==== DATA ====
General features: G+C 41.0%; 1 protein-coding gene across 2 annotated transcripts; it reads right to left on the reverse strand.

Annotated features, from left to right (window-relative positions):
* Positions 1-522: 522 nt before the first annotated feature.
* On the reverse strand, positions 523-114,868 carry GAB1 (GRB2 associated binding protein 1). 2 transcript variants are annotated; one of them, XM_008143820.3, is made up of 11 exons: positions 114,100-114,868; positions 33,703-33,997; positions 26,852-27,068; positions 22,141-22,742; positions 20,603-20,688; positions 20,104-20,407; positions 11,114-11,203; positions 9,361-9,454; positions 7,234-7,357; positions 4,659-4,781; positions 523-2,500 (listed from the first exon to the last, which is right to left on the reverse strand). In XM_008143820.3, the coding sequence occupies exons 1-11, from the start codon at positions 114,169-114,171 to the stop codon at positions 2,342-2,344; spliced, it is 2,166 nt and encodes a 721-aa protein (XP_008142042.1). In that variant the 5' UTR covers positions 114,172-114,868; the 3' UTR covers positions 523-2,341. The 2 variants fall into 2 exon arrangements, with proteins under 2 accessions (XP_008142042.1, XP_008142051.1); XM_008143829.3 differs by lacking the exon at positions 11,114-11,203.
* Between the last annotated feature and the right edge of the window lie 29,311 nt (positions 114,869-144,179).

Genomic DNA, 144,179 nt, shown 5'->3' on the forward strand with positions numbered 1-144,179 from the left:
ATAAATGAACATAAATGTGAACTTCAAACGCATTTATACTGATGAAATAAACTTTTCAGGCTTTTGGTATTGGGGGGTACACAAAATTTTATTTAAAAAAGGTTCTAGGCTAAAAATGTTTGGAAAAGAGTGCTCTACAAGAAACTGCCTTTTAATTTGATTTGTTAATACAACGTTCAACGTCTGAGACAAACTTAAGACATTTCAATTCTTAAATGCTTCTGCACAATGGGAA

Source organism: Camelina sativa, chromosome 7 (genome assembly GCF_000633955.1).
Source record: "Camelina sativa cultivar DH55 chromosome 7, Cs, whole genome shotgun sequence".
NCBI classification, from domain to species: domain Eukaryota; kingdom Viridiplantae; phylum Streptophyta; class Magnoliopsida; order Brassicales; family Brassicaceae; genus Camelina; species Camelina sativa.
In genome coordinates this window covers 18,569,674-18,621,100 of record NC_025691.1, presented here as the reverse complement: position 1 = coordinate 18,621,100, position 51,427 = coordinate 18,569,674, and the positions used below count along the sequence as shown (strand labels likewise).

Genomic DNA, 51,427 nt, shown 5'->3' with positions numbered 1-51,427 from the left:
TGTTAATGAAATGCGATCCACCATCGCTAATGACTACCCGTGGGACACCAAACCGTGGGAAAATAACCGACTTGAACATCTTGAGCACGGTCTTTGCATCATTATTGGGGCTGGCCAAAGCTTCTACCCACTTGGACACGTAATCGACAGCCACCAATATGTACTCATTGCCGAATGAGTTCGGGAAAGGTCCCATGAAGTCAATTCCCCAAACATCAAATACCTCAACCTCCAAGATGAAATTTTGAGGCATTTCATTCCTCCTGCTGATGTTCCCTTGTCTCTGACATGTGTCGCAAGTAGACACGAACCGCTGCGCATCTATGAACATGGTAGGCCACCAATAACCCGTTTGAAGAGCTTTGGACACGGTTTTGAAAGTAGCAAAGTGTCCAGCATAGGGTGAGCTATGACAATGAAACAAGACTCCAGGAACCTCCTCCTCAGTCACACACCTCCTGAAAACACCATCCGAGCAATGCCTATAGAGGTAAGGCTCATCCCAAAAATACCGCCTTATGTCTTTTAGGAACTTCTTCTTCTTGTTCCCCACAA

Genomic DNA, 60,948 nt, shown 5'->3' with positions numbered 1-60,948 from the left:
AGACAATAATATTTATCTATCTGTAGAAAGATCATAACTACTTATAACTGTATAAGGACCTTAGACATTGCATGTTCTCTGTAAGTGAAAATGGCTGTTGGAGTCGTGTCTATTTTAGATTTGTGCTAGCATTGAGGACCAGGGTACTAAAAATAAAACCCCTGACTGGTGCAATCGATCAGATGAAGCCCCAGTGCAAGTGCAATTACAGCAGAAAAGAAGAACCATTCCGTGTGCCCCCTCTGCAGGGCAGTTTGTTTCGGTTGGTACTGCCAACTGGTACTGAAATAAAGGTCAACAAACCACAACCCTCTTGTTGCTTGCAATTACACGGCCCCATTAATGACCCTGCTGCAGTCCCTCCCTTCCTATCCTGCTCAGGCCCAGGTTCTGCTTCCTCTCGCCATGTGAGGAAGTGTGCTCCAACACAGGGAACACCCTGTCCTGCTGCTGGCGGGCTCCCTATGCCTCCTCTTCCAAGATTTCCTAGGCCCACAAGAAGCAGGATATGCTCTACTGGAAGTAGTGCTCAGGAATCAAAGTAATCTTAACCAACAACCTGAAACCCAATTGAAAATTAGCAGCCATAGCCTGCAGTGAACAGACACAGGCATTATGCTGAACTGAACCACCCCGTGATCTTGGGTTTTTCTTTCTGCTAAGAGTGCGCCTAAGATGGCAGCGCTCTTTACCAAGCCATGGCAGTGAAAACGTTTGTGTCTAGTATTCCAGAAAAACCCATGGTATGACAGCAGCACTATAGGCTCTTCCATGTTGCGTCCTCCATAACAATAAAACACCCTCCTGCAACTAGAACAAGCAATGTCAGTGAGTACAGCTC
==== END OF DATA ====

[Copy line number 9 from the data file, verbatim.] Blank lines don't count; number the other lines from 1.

Source record: "Camelina sativa cultivar DH55 chromosome 7, Cs, whole genome shotgun sequence".